For example:

  • Create a new layer (underneath the reference layer).
  • Fill the pot with white.
  • Create a new layer (still underneath the reference layer) and fill the inside of the pot white.

And so on.  

 

All this setup will be worth it!! Working with watercolor brushes can be tricky. However, I've found this method has saved me lots of time and helps to allow you to work indestructibly while still taking advantage of the watercolor texture and unique blending abilities. 

 

Pro Tip: Name your main layers. It's helpful to identify the main layers. For example, I named my layers sketch, outline, and face. 

 

 

Step 6: Painting with Watercolor Brushes  

 

 

 

It's time to start painting! The fun begins!! Select the layer you want to pain. For example, select the pot layer. Create a new layer above the pot layer. Select 'clipping mask' from the layer menu. A small arrow will be pointing to the pot layer, and now you can start painting the pot! Also, you will want to determine your light source too. So, you know where the shadows will be.

 

Pro Tip: Once you pick up your pencil while painting with the watercolor brushes, the watercolor brush will re-set, which means if you want to have one layer of paint, do it by not picking up your pencil.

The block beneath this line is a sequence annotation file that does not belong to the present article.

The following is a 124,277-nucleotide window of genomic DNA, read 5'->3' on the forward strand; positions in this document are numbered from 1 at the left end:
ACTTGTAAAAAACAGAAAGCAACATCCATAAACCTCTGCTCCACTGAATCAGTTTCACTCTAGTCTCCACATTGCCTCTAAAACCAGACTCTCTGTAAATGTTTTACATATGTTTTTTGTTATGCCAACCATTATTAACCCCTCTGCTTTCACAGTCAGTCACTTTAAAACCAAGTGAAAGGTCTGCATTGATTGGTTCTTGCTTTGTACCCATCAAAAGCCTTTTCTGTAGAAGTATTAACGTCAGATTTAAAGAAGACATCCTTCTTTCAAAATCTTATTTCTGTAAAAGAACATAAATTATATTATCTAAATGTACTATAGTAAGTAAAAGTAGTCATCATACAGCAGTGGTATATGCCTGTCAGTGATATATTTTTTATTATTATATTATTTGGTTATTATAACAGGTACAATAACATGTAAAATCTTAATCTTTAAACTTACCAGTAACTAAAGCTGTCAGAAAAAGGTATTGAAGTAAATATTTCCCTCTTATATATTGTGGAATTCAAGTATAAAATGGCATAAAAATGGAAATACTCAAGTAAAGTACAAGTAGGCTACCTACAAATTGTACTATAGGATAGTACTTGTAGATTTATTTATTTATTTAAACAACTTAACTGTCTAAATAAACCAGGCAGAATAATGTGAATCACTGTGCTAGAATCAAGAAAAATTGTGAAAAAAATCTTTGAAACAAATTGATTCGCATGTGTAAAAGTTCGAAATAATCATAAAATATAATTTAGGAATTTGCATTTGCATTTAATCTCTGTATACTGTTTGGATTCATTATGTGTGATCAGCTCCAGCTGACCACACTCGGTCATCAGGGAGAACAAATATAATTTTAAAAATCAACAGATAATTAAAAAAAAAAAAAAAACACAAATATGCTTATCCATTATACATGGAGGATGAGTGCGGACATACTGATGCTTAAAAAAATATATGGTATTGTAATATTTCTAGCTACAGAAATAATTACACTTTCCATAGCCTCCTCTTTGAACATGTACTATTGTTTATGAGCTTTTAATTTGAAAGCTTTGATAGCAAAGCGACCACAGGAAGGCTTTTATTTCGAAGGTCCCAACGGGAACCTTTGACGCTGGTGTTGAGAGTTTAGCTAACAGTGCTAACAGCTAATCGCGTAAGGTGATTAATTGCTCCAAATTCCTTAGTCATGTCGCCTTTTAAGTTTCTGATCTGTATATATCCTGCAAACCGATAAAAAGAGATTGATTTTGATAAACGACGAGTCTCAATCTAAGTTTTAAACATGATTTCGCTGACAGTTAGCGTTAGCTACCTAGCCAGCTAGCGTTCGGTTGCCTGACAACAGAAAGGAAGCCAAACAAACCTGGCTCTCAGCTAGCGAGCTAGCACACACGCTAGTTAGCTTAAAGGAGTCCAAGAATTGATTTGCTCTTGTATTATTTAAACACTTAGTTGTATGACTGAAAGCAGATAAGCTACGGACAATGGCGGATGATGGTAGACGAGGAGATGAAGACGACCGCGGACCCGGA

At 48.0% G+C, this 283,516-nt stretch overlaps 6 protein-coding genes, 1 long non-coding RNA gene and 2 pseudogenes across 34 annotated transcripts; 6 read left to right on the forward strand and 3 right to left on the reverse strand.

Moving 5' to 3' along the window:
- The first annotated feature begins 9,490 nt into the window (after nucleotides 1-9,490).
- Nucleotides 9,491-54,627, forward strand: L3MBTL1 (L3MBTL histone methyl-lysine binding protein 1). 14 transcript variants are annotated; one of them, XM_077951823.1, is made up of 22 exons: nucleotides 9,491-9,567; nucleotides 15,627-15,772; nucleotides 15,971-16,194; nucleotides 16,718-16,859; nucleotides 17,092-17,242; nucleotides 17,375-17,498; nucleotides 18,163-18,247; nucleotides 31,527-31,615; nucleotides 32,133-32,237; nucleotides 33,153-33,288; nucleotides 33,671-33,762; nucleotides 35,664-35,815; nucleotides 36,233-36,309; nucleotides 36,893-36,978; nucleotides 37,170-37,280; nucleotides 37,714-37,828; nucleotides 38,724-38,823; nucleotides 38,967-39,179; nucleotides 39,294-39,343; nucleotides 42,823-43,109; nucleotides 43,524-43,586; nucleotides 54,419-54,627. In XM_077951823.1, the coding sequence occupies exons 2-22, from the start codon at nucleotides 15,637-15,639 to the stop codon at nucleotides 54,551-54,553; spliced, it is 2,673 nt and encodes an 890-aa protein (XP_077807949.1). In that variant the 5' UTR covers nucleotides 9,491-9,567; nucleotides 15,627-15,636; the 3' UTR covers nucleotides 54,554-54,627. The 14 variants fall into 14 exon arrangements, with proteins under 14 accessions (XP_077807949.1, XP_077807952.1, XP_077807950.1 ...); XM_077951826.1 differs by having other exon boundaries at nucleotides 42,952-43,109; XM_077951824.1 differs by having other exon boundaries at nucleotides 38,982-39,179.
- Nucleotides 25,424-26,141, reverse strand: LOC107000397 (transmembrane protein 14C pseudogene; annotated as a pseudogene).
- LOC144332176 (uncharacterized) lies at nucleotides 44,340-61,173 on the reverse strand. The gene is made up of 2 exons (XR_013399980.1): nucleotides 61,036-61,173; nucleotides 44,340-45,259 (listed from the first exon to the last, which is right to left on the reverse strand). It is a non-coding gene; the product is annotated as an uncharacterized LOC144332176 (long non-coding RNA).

There are many ways you can build up texture and dimension in your painting when using watercolor brushes in procreate.

 

These are a few techniques I like to use: 

- Experiment with layering different types of brushes on the same layer. The different watercolor brushes will interact with each other and give you many different effects depending on the brush you use.

- Experiment with blending different colors on the same layer and using a separate layer. Both give you a different result.

- Play with the layer opacity. 

- Use the smudge tool! 

- Add shadows and highlights 

 

 

Play and experiment with your painting! See how mixing all these different techniques can change your painting and add dimension. For example, I get a different result every time I paint with watercolor brushes in procreate. It's fun to see what happy little accidents can occur. 

 

 


 

 

 

Hi! My name is Leanne Markle (@leannemarkle). I'm a self-taught artist and illustrator, and I'm part of The Pigeon Letters Design Team! I've started collecting houseplants, and my obsession has only gotten worse over the past year that we've all been at home! I'd say I'm getting close to being called a 'crazy plant lady'! 

 

Thank you so much for painting with me today! I hope you enjoyed painting a cute little houseplant with me. I hope you found some inspiration and learned something new in this tutorial. I would love to see what little cute houseplant you painted! Tag me @leannemarkle and @thepigeonletters on Instagram. See you in my next tutorial (and don't forget to check out the previous tutorials).

 


 

Want to try it out later? Pin away!